Motivation: When analyzing expression experiments, researchers are often interested in identifying the set of biological processes that are up-or down-regulated under the experimental condition studied. Current approaches, including clustering expression profiles and averaging the expression profiles of genes known to participate in specific processes, fail to provide an accurate estimate of the activity levels of many biological processes. Results: We introduce a probabilistic continuous hidden process Model (CHPM) for time series expression data. CHPM can simultaneously determine the most probable assignment of genes to processes and the level of activation of these processes over time. To estimate model parameters, CHPM uses multiple time series datasets and incorporates prior biological knowledge. Applying CHPM to yeast expression data, we show that our algorithm produces more accurate functional assignments for genes compared to other expression analysis methods. The inferred process activity levels can be used to study the relationships between biological processes. We also report new biological experiments confirming some of the process activity levels predicted by CHPM.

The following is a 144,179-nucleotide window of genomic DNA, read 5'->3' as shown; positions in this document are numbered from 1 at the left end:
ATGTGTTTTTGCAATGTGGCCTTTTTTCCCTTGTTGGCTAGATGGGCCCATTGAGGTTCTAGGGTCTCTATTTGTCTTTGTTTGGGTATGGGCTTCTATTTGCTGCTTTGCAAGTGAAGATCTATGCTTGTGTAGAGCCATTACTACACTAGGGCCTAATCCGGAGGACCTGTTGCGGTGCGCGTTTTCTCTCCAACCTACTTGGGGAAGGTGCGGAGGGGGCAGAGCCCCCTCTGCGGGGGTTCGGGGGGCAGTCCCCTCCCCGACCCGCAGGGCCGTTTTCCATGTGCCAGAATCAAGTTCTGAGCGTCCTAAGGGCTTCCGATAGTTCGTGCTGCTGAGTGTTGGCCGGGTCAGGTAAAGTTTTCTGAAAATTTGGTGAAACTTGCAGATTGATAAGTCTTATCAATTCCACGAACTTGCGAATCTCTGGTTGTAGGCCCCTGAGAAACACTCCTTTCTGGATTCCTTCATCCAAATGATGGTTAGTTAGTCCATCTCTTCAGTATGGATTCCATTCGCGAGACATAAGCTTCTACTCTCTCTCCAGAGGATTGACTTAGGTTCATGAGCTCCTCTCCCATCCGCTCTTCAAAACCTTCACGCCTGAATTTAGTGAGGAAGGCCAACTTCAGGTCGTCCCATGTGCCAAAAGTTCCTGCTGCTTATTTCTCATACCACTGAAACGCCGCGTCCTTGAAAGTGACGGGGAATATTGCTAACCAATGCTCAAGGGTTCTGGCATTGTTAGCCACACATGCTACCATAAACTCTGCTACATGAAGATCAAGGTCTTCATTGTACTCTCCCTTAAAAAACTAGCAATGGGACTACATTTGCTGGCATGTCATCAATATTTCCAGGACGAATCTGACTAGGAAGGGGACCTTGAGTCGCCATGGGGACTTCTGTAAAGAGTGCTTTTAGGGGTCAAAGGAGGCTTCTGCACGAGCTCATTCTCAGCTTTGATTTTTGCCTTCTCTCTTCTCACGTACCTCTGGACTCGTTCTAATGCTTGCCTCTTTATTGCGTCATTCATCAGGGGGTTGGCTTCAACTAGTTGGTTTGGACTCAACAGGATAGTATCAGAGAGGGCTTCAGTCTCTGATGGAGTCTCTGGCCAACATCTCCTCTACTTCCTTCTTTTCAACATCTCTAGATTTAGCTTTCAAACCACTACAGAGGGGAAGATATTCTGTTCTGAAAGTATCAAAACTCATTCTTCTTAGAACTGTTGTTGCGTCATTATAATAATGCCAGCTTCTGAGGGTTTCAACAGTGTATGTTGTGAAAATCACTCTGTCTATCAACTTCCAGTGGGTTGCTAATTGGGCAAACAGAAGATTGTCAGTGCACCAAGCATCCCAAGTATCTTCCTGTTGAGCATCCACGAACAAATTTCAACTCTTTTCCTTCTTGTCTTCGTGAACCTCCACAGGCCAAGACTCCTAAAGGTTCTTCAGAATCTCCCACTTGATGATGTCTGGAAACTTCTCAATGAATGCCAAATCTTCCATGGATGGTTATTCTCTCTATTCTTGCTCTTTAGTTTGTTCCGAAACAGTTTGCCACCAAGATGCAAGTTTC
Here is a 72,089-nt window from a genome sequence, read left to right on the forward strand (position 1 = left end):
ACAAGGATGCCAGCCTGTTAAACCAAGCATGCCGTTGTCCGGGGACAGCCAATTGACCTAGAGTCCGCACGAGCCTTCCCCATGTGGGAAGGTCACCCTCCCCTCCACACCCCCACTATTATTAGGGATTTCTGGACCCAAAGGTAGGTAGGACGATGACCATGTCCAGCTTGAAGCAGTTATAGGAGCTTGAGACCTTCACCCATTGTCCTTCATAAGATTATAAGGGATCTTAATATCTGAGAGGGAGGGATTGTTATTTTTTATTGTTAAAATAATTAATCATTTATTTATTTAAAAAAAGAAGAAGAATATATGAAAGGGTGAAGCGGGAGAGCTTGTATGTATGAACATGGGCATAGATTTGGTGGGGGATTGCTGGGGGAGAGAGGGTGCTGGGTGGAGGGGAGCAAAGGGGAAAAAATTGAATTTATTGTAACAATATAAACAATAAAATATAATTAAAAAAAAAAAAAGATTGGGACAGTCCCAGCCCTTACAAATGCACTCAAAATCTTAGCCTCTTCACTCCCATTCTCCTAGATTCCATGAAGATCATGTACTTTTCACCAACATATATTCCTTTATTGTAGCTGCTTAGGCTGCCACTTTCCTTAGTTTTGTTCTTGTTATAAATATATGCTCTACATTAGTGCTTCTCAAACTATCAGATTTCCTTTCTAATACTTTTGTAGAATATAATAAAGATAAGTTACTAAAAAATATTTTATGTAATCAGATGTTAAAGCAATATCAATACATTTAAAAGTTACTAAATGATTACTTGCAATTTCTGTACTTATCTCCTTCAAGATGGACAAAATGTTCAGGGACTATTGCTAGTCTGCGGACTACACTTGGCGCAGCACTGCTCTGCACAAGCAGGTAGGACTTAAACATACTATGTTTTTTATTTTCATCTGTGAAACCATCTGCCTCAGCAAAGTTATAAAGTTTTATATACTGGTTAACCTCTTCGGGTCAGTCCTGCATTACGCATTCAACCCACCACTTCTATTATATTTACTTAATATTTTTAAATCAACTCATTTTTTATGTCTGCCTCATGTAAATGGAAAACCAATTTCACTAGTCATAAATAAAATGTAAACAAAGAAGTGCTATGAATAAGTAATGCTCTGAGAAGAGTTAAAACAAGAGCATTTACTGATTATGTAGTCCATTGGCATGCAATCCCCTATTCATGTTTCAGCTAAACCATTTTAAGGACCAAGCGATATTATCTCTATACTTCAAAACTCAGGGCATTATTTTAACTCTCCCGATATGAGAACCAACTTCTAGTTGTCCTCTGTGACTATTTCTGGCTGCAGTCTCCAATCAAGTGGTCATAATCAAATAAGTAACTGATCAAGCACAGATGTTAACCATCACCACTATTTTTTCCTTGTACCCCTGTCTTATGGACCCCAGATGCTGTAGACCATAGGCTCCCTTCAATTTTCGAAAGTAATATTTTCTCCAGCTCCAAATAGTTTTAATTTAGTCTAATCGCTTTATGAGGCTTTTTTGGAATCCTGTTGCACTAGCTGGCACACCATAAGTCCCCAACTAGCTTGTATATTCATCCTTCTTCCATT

Bibliographical noteFunding Information:
This work was supported in part by NIH grant NO1 AI-5001 and NSF CAREER award 0448453 to Z.B.J.